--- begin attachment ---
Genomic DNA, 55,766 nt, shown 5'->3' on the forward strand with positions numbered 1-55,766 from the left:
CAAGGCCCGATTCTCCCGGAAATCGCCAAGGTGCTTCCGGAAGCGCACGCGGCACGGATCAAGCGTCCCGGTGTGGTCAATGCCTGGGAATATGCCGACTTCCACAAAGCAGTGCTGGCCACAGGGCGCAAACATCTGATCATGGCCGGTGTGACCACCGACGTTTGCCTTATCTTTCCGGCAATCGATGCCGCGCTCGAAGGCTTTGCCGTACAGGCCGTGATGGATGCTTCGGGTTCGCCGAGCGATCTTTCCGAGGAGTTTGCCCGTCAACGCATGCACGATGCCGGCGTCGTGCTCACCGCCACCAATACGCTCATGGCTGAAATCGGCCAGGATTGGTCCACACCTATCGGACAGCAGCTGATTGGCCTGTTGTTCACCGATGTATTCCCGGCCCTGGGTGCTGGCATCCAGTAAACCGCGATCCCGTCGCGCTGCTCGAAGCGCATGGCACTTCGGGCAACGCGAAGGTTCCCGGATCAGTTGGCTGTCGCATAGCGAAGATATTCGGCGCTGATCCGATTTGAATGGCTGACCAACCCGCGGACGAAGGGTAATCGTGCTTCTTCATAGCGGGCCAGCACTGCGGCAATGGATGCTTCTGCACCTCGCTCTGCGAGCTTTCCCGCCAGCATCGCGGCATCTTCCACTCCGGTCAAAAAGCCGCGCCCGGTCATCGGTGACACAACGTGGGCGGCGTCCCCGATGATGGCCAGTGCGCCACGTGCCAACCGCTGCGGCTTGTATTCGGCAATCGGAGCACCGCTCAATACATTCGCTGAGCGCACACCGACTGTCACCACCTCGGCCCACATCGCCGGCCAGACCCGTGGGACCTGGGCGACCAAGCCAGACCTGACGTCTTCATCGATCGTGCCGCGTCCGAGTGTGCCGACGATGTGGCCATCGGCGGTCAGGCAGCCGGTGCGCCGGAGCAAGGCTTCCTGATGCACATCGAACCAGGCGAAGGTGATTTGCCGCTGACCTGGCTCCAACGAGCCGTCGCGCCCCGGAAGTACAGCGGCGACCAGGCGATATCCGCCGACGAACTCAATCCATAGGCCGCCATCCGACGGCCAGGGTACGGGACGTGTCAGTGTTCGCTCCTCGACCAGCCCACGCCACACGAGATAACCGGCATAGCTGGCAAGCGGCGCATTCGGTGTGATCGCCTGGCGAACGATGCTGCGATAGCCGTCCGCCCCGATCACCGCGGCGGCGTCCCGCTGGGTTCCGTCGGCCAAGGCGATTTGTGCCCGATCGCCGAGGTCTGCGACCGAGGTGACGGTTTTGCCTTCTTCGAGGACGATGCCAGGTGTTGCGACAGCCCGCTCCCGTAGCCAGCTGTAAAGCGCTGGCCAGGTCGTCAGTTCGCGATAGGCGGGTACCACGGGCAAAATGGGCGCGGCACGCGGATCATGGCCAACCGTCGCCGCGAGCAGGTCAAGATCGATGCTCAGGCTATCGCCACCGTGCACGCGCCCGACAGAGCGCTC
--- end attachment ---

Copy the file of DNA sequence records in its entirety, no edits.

Genomic DNA, 55,766 nt, shown 5'->3' on the forward strand with positions numbered 1-55,766 from the left:
CAAGGCCCGATTCTCCCGGAAATCGCCAAGGTGCTTCCGGAAGCGCACGCGGCACGGATCAAGCGTCCCGGTGTGGTCAATGCCTGGGAATATGCCGACTTCCACAAAGCAGTGCTGGCCACAGGGCGCAAACATCTGATCATGGCCGGTGTGACCACCGACGTTTGCCTTATCTTTCCGGCAATCGATGCCGCGCTCGAAGGCTTTGCCGTACAGGCCGTGATGGATGCTTCGGGTTCGCCGAGCGATCTTTCCGAGGAGTTTGCCCGTCAACGCATGCACGATGCCGGCGTCGTGCTCACCGCCACCAATACGCTCATGGCTGAAATCGGCCAGGATTGGTCCACACCTATCGGACAGCAGCTGATTGGCCTGTTGTTCACCGATGTATTCCCGGCCCTGGGTGCTGGCATCCAGTAAACCGCGATCCCGTCGCGCTGCTCGAAGCGCATGGCACTTCGGGCAACGCGAAGGTTCCCGGATCAGTTGGCTGTCGCATAGCGAAGATATTCGGCGCTGATCCGATTTGAATGGCTGACCAACCCGCGGACGAAGGGTAATCGTGCTTCTTCATAGCGGGCCAGCACTGCGGCAATGGATGCTTCTGCACCTCGCTCTGCGAGCTTTCCCGCCAGCATCGCGGCATCTTCCACTCCGGTCAAAAAGCCGCGCCCGGTCATCGGTGACACAACGTGGGCGGCGTCCCCGATGATGGCCAGTGCGCCACGTGCCAACCGCTGCGGCTTGTATTCGGCAATCGGAGCACCGCTCAATACATTCGCTGAGCGCACACCGACTGTCACCACCTCGGCCCACATCGCCGGCCAGACCCGTGGGACCTGGGCGACCAAGCCAGACCTGACGTCTTCATCGATCGTGCCGCGTCCGAGTGTGCCGACGATGTGGCCATCGGCGGTCAGGCAGCCGGTGCGCCGGAGCAAGGCTTCCTGATGCACATCGAACCAGGCGAAGGTGATTTGCCGCTGACCTGGCTCCAACGAGCCGTCGCGCCCCGGAAGTACAGCGGCGACCAGGCGATATCCGCCGACGAACTCAATCCATAGGCCGCCATCCGACGGCCAGGGTACGGGACGTGTCAGTGTTCGCTCCTCGACCAGCCCACGCCACACGAGATAACCGGCATAGCTGGCAAGCGGCGCATTCGGTGTGATCGCCTGGCGAACGATGCTGCGATAGCCGTCCGCCCCGATCACCGCGGCGGCGTCCCGCTGGGTTCCGTCGGCCAAGGCGATTTGTGCCCGATCGCCGAGGTCTGCGACCGAGGTGACGGTTTTGCCTTCTTCGAGGACGATGCCAGGTGTTGCGACAGCCCGCTCCCGTAGCCAGCTGTAAAGCGCTGGCCAGGTCGTCAGTTCGCGATAGGCGGGTACCACGGGCAAAATGGGCGCGGCACGCGGATCATGGCCAACCGTCGCCGCGAGCAGGTCAAGATCGATGCTCAGGCTATCGCCACCGTGCACGCGCCCGACAGAGCGCTC